With Sri Lanka entering its most intense lockdown phase, and airports closing, the industry immediately pivoted to partnerships with specialist freighters until passenger and cargo aircraft could resume. With the situation having improved significantly since then, Sri Lanka’s logistics sector has had its mettle tested, and we have proved our ability to meet unprecedented challenges with outstanding agility. Our success in the face of such immense difficulties is no accident either.

Time is money

Sri Lanka’s trusted reputation as a leading global powerhouse in apparel is the result of multiple factors – our dedication to quality, our investments in our people and in technology. But the business of apparel is not just delivering quality, it’s delivering on time.

Everyone understands that fashion and apparel are notoriously fast-paced businesses. With apparel accounting for a big portion of Sri Lanka’s exports, this has meant that Sri Lankan apparel and logistics firms had to collaborate in order to match international requirements. Hence apparel has played a major role in elevating Sri Lanka into its current position among the most agile supply chains in Asia.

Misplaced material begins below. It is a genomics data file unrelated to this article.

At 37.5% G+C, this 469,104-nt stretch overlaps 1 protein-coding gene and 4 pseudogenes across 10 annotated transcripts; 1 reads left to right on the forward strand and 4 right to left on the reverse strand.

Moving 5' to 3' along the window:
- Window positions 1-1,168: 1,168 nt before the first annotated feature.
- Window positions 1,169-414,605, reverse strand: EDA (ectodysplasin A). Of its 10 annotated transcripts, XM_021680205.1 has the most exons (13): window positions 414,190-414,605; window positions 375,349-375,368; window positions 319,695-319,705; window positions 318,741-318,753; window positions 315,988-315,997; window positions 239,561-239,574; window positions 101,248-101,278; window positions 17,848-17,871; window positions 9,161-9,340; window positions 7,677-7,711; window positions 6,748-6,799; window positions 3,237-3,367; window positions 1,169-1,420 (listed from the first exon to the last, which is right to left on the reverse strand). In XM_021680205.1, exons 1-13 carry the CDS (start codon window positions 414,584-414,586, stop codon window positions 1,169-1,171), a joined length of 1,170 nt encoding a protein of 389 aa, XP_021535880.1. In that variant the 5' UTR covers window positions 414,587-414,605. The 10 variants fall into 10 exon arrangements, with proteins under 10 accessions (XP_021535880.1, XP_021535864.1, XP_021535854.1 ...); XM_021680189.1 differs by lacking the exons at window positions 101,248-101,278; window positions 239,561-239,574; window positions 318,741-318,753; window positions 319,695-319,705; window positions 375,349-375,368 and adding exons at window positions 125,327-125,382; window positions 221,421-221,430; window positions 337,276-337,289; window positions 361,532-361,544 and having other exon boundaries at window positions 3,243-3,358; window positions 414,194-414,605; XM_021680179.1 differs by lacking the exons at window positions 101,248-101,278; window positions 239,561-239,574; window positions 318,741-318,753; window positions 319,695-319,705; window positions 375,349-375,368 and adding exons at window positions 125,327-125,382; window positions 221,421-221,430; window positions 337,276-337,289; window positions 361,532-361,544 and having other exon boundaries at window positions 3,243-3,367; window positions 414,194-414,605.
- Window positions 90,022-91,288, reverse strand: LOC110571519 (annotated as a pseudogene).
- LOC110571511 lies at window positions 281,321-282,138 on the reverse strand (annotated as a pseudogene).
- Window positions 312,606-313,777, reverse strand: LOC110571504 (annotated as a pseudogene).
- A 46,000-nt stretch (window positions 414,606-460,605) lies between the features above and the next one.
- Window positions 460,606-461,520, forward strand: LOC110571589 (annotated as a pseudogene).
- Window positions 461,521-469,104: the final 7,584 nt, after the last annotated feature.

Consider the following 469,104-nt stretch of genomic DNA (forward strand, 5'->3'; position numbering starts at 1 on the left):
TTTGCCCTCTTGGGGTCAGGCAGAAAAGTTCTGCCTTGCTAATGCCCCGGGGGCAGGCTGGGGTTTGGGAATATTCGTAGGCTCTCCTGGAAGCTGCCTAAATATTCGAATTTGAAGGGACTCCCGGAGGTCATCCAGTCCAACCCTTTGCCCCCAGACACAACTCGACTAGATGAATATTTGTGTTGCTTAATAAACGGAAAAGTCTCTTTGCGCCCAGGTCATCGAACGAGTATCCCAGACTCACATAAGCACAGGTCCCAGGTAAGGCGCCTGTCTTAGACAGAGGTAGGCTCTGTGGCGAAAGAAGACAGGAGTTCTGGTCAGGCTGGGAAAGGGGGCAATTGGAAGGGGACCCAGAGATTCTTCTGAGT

Given Sri Lanka’s ideal location, the island attracts feeder vessels from across the region, meaning that Colombo is often the last port of call in Asia before vessels embark to Western ports. Additionally, most of Sri Lankan Apparel’s buyers tend to have forward contracts already in place with major shipping lines, which means that wherever possible, vessels are legally obligated to call Colombo. While providing immediate benefits to the apparel sector, this also creates opportunities for other Sri Lankan exporters as well.

Given that relative to commodities, apparel adds less weight to ships, it is often the final item to be loaded as cargo, meaning that it can also be unloaded faster. Such minor advantages add up to immense time saving at scale.

Internally, Sri Lanka’s logistical capabilities are unmatched, and the industry can confidently guarantee that cargo can be moved from any point in the country and be transported into an international port and be ready for loading within 24 hours.

Emerging opportunities

These capabilities have been supported with strategic policy and process reforms whose success has been championed to a great extent by the logistics partners and divisions within Sri Lanka’s apparel industry. These include key initiatives such as the introduction of technology infrastructure to drive the complete digitalisation of documentation around Customs and Export processing for Board of Investment (BOI) companies.